3- Regulation of immune activation and protection against AIDS
In HIV infection, the level of T cell activation has been demonstrated to be a stronger predictor of disease progression than either viral load or CD4+ T cell counts. Chronic Immune activation is a hallmark of HIV infection and associated with all-cause mortality. In order to decipher the mechanisms that induce and regulate this chronic immune activation, we study the innate response during the early phases of HIV and SIV infection.
African Green monkeys (AGM) are natural carriers of SIV. They do not develop AIDS despite similar high level of viral replication as macaques infected by SIV who progress to AIDS. We have discovered that AGM lack chronic inflammation. Our data revealed that plasmacytoid dendritic cells of AGM rapidly sensor the virus in vivo and that AGM mount a strong inflammation during acute infection, as measured by the presence of interferon-alpha and IP-10. However, this inflammatory response is resolved by the end of the acute infection. This demonstrates that AGMs don’t lack but rather rapidly control inflammation induced by SIV infection despite persistent viremia. This contrasts with HIV infection, where inflammation persists. Based on these findings in the AGM model, we raised the hypothesis that a weak inflammation in acute HIV-1 infection is associated with a better subsequent control of the disease. We demonstrated that the inflammatory profile in the acute phase of HIV-1 infection predicts T cell activation levels at set-point in patients of the ANRS PRIMO Co6 cohort. Moreover, high IP-10 levels in the plasma predicted rapid progression towards AIDS. IP-10 levels are known to be closely associated with monocyte activation. Surprisingly the levels of IP-10 in acute HIV-1 infection revealed to be a better prognostic marker of rapid disease progression than viral load or CD4+ T cell counts.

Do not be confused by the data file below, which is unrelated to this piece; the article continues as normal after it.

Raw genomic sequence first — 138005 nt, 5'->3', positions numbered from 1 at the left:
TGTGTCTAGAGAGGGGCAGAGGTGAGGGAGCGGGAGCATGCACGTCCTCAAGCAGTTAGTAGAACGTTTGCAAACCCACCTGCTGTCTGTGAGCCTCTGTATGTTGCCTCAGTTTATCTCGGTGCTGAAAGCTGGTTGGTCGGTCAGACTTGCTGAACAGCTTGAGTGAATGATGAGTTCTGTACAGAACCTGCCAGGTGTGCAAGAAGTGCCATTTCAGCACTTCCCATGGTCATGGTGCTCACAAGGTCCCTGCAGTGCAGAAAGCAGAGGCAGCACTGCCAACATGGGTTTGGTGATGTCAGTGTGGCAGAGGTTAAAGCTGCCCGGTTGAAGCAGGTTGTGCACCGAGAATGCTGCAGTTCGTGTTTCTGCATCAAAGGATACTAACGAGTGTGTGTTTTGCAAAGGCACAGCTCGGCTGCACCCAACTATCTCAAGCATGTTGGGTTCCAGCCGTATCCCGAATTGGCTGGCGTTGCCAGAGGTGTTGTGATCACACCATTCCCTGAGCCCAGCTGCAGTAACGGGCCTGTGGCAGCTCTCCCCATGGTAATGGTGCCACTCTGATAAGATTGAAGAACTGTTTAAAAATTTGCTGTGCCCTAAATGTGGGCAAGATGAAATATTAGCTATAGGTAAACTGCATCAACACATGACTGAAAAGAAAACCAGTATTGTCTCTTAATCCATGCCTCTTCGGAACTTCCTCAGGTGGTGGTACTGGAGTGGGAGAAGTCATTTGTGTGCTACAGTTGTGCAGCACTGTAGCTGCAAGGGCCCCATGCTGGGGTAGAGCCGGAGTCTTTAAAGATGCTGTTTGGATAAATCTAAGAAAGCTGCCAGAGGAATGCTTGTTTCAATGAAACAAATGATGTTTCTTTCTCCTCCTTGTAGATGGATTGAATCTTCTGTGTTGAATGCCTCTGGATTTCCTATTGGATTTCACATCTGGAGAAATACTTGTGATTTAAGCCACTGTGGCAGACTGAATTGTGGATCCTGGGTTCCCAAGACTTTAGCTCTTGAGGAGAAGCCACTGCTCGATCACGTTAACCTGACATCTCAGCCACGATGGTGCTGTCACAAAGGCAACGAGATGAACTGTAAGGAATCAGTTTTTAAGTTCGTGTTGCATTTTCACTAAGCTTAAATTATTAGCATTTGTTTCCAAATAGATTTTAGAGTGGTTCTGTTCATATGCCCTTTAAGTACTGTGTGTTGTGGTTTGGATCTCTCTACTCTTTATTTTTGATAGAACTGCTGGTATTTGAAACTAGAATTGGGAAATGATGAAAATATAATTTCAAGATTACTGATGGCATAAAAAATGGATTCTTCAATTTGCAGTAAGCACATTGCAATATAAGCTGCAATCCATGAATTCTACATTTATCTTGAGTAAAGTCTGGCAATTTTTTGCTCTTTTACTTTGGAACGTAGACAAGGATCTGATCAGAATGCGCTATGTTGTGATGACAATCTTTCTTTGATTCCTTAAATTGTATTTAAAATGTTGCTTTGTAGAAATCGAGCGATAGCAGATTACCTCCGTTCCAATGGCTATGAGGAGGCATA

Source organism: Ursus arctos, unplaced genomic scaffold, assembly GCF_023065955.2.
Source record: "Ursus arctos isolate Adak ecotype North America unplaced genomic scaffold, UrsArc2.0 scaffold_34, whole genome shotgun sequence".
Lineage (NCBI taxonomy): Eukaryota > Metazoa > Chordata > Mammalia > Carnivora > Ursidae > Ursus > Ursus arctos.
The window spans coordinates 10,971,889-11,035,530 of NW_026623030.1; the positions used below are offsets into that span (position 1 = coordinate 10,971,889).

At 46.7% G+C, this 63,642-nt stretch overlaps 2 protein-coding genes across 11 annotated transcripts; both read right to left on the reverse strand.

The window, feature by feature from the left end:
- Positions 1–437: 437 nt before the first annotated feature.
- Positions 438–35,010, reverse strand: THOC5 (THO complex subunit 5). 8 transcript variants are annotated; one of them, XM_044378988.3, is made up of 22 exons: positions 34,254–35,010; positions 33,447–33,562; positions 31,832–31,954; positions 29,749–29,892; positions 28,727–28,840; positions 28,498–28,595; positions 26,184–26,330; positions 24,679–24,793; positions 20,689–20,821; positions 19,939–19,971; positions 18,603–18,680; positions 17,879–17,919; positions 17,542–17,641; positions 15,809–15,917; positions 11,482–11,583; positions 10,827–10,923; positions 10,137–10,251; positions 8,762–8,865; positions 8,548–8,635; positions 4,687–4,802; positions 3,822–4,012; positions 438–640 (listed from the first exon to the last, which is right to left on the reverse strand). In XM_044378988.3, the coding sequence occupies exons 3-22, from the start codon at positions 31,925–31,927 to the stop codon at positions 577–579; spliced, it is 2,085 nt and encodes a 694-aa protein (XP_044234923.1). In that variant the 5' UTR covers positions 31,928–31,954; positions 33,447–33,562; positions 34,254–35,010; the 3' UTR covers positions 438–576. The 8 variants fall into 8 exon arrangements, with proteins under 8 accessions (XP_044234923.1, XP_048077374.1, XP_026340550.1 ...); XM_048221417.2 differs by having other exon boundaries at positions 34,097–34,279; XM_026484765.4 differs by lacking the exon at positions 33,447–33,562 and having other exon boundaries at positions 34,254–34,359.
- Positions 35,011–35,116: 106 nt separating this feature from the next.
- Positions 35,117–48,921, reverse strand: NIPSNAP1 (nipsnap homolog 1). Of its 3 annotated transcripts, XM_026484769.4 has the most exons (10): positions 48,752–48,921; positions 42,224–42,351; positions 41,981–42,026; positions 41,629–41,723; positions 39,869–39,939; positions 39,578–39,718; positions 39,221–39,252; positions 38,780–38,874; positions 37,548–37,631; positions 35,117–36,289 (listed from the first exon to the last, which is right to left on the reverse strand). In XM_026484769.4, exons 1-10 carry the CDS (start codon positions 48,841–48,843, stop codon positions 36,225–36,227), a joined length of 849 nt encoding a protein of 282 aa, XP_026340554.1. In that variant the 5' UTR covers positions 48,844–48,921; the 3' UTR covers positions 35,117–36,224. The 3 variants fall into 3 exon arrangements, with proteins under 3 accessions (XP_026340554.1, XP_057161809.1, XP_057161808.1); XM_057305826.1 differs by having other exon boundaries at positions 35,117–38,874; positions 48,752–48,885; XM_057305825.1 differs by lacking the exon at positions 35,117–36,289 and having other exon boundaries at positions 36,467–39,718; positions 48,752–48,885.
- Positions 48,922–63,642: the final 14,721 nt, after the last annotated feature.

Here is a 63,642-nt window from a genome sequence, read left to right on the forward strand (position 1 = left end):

In HIV/SIV infection, impairment of the intestinal barrier and subsequent microbial translocation (MT) has been involved in chronic immune activation. Th17 cells are critical to prevent MT by maintaining epithelial barrier integrity and a loss of the balance between Th17 and regulatory T cells (Tregs) has been associated with disease progression. We investigated, in patients with acute HIV infection, the early relationship between the Th17/Treg ratio, monocyte activation and microbial translocation and their impact on the T-cell activation levels at set point, known to predict disease progression. Th17 cell frequency and Th17/Treg ratio strongly negatively correlated with CD8 T-cell activation level and viral load. Soluble CD14 and IL-1RA, two markers of monocyte activation, were associated with T-cell activation and negatively correlated with the Th17/Treg ratio in the absence of systemic microbial translocation. Interestingly, we demonstrated that early levels of sCD14 and IL-1RA defining an “innate immune set point” predicted the T-cell activation set point, itself predictive of subsequent CD4 T-cell loss. Altogether, data support the hypothesis that, in acute infection, T-cell and monocyte activation are not primarily driven by systemic MT but rather by viral replication. Levels of IL-1RA and sCD4 might be powerful early surrogate markers for disease progression
Understanding how chronic inflammation could be avoided during HIV infection is a major issue for the patients.
Altogether, our work highlights the role of innate host determinants and the dynamics of early viral replication in shaping innate immune and efficient antiviral responses and the establishment of viral reservoirs. We will thus continue to explore the very early mechanisms of HIV pathogenesis with the aim to identify correlates of protection. Parts of our research are developed within the program of the Vaccine Research Institute (VRI) and the Center of Infectious Disease Models and Innovate Therapies (IDMIT), both recently funded through the National Program of Novel Investments (Labex, INBS), as well as within the International AIDS Society (IAS) Global Scientific Strategy on “Towards an HIV Cure”.